Knox Singleton, the longtime CEO of Inova Health System, is pictured at his offices on Wednesday, September 27, 2017, in Falls Church, Va. (Jahi Chikwendiu/The Washington Post)

Knox Singleton envisions a time when health care is more focused on prevention than treatment. When genes will accurately predict illness and doctors are incentivized to keep patients well.

But after 35 years building a multilayered health-care system in Northern Virginia, Singleton will step down as chief executive of Inova Hospital System next year to cede space for the next leader to shape that future.

"You wouldn't pick someone like me for the next decade," he said during a recent interview in his Fairfax office. "I've done a reasonable job of getting us here, but if we want the second stage to kick in . . . I think it would be someone with a deeper appreciation of the science, the research and more of the clinical knowledge of how these new systems are going to evolve."

Singleton was 34 years old and from a small Appalachian town in North Carolina when he arrived in Fairfax County in 1982 to oversee operations of three nonprofit community hospitals with about 1,000 employees in a county of about 650,000 people. A year later, he was promoted to chief executive.

At 69, he is now twice that age, and Fairfax has doubled its population. And the modest hospital system he inherited has evolved into a $3.5 billion enterprise with 17,000 employees.

He's not especially nostalgic when he reflects on his tenure and instead looks forward, describing his aspirations for America's health-care system and where, after all these years, it still falls short.

Singleton entered into the health-care industry accidentally. His father owned a hardware store and an insurance company, so Singleton assumed he, too, would work in insurance. But as a college student during the late 1960s, he became swept up in the national fervor to pursue an interest larger than oneself.

As a senior business major at the University of North Carolina, he was offered two opportunities post-graduation. He could move to Uganda with the still relatively-new Peace Corps or work in the administrative offices of a Cleveland hospital.

He said he often jokes that he chose the more "exotic" option and moved to Ohio.

Health care "melded the purpose I was looking for when I was all about the Peace Corps and wanting to do something good in the world, with the skills in business I had learned in my education," he said. "And I never looked back."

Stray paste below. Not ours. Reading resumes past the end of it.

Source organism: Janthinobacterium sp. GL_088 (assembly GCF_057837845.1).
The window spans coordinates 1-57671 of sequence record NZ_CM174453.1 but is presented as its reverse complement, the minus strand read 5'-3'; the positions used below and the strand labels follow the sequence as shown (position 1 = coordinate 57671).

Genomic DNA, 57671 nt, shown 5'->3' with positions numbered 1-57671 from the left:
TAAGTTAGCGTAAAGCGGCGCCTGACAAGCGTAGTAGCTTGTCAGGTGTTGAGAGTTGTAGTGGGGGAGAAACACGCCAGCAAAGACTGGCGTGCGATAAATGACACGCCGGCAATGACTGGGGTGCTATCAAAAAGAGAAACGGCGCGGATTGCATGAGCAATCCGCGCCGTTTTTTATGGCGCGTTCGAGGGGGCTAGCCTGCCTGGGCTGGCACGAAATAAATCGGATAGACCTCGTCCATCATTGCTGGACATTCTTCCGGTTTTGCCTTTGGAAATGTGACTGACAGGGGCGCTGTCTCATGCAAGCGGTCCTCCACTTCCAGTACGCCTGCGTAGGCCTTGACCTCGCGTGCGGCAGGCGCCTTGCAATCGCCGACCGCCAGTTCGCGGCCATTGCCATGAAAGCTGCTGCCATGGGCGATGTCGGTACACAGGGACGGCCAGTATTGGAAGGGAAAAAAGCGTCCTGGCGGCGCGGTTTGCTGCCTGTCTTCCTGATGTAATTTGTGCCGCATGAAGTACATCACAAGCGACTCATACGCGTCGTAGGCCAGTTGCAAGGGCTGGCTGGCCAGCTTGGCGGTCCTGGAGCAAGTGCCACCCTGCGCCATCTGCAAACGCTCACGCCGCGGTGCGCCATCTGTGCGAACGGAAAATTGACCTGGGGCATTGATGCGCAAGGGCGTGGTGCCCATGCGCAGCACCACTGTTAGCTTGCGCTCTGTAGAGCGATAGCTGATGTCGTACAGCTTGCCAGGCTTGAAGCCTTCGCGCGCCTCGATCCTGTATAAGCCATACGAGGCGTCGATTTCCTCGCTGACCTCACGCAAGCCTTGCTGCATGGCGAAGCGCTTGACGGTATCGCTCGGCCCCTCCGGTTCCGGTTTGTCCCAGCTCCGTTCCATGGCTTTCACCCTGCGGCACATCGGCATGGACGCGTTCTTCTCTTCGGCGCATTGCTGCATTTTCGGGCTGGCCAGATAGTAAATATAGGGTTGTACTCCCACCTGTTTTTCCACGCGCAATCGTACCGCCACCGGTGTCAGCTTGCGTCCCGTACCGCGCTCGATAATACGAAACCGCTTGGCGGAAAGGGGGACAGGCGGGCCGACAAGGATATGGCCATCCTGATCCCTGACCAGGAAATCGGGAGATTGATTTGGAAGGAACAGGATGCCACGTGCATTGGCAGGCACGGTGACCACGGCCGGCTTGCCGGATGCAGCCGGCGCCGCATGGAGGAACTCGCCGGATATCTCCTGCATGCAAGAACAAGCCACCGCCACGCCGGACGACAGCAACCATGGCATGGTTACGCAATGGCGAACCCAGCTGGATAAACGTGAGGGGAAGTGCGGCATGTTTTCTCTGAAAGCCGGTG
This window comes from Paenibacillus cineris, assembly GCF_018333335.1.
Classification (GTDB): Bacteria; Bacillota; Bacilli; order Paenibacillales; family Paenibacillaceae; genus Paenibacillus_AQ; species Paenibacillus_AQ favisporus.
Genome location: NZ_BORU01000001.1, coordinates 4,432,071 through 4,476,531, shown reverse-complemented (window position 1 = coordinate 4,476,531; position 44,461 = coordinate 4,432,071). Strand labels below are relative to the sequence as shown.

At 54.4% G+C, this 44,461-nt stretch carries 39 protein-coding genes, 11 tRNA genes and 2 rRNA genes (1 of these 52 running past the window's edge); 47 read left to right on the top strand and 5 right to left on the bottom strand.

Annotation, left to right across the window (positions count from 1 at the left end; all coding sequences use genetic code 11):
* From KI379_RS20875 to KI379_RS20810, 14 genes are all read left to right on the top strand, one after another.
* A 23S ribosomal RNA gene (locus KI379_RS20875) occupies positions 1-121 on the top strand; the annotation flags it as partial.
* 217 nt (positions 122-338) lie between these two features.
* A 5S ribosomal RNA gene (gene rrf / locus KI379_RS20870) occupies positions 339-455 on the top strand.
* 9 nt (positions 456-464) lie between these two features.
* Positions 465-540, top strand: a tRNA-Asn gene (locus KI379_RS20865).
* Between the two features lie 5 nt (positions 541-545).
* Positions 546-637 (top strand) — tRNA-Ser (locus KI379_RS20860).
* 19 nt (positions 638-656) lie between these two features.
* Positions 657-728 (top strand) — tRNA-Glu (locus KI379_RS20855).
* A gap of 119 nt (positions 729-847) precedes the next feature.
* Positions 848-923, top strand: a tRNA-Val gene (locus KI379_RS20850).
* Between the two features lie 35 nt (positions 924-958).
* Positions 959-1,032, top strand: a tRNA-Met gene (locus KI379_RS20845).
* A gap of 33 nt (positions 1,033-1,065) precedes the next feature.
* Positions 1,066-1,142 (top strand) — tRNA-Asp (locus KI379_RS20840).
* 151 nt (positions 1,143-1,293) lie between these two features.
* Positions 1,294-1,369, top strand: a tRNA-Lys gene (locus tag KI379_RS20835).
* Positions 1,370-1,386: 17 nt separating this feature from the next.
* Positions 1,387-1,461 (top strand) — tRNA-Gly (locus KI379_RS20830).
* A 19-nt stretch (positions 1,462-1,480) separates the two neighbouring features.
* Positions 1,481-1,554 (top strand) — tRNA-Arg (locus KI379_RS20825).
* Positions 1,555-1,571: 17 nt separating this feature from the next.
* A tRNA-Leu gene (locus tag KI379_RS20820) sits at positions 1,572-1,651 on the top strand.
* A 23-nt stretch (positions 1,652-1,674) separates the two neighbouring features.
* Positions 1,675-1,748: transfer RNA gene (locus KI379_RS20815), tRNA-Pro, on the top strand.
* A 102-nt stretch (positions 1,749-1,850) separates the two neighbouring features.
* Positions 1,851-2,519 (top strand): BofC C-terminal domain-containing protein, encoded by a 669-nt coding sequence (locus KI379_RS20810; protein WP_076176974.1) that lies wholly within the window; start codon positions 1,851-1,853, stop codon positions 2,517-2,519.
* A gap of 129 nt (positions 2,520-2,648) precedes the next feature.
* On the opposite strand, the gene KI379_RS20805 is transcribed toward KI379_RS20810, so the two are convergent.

During his years running Inova, the hospital system performed the metro area's first successful heart transplant in 1986 — the woman is still alive; established specialty hospitals like Inova Women's Hospital and Inova Children's Hospital; created clinics for low-income patients; and developed the Inova Schar Cancer Institute — a research hospital Singleton hopes will one day be on par with the esteemed Mayo Clinic.

But he's most excited about Inova's early entry into the world of genomes, which he came to champion after he and his mother were diagnosed with lymphoma.

Inova has one of the few laboratories in the country researching patients' genes for inherited risk factors. Every baby born at Inova has a gene profile created, he said.

"I became convinced that was the biggest scientific discovery since World War I when doctors discovered bacteria and viruses," he said. Genomes are "the first time you could see the future of your health."

Singleton enlisted Dr. John Neiderhuber, appointed by President George W. Bush in 2006 to be the director of the National Cancer Institute, to run Inova's genomics program. They've partnered with the University of Virginia to bring a regional campus of the university's medical school to Inova.

Neiderhuber said he'll miss Singleton's "folksy" approach and his genuine interest in understanding the science that drove his business decisions.

"He wanted to seriously take Inova to a whole other level," Neiderhuber said. "He's spent a whole lifetime building this system, and everyone owes him a lot for that."

Singleton's tenure has not been without controversy. In 1991 Singleton was criticized for taking a salary of $394,898, more than any other hospital executive in Virginia. And over the years, as Singleton grew Inova and took over smaller health-care entities, he's been accused of operating the nonprofit system as a monopoly.

He's also been recognized for his charitable work. He runs a community development organization for Haiti and advocated for more affordable housing in Northern Virginia so that lesser paid hospital staff wouldn't be priced out of the area.

He's optimistic about the future of health care, particularly doctors' abilities to personalize medicine to focus on keeping patients well and avoid illness. Yet after more than three decades in the industry, he still worries about dramatic disparities in access to better care.

"There are a lot of people who can access some of the best health care in the world, they have access to really good care and professionals, but alongside that is a large and growing group of people who have real difficulty accessing health care," he said. "The gaps between the haves and have nots are getting wider, not narrower."